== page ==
The Elder Scrolls V: Skyrim
Developer: Bethesda Softworks
Publisher: Bethesda Game Studios
Platforms: Xbox 360 (reviewed),PlayStation 3, PC
Release Date: November 11, 2011
Price: $59.99 – Available Here
In the video game world, there are titles who claim to be open world and offer plenty of exploration, however none of these titles could claim to have such mastery over the open world RPG than The Elder Scrolls series. It has been five years since we explored the land of Cyrodiil in Oblivion, and now perhaps the largest and most expansive title in the entire Elder Scrolls series has taken us to the icy land of the Nords, Skyrim.
Now reviewing a title such as Skyrim is not only a daunting task, but something that can be seen as one of the biggest challenges for a video game reviewer. The reason for this is that the title is just so expansive and contains so many different details and experiences to be held that the best that can be done is to dive right in and enter a world of dragons, swords, sorcery, snow and adventure.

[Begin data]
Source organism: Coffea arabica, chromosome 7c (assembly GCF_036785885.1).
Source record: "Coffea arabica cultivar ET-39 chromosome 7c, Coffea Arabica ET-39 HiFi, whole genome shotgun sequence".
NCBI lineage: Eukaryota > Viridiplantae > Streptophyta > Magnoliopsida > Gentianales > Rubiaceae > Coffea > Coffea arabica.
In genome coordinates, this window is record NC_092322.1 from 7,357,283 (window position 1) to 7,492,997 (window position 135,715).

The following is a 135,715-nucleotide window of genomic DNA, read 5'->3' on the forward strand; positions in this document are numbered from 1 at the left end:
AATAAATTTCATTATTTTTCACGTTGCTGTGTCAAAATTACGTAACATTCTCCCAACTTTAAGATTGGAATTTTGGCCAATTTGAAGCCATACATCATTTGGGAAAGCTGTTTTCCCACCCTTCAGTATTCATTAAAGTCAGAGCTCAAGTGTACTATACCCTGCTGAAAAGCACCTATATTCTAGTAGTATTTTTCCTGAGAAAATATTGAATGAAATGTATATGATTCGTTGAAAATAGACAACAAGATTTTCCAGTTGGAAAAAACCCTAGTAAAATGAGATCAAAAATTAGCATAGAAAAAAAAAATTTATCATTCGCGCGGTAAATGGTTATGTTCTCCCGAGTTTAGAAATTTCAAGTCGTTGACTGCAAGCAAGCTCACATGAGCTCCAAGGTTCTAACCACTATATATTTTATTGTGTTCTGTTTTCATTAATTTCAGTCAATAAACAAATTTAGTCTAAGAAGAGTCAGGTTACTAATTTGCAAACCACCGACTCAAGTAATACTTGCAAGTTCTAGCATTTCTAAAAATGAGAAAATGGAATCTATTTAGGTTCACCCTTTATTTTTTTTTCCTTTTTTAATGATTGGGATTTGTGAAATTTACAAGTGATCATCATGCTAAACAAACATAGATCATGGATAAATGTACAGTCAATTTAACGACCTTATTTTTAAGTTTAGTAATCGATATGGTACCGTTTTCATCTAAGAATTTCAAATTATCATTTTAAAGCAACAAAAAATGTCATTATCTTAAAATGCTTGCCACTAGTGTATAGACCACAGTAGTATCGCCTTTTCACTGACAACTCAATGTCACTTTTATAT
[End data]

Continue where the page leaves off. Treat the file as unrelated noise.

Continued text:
A couple hundred years have passed since the world had to suffer through the Oblivion Crisis and now the land of Skyrim has fallen into a state of civil war. The player begins his adventure in Skyrim bound in the back of a wagon along with a number of other prisoners with his/her crime only being in the wrong place at the wrong time. You see, Ulfric Stormcloak, the leader of the rebellion is bound and gagged right next to you and he faces execution for assassinating the High King of Skyrim. Since you were captured alongside this man, you too face execution.
As you kneel down on the execution block and stare at the executioner’s axe about to descend upon your exposed neck, a creature of legend and power descends upon the small fort where you are being held. This is just the beginning of perhaps the largest and most involved storyline that I have ever seen. Rather than unfold at a set pace, the story in Skyrim unfolds at a slow pace no matter how quickly you decide to follow the main path, but let’s face it… you will be too busy exploring everything else and getting sidetracked on literally hundreds of side quests and side stories.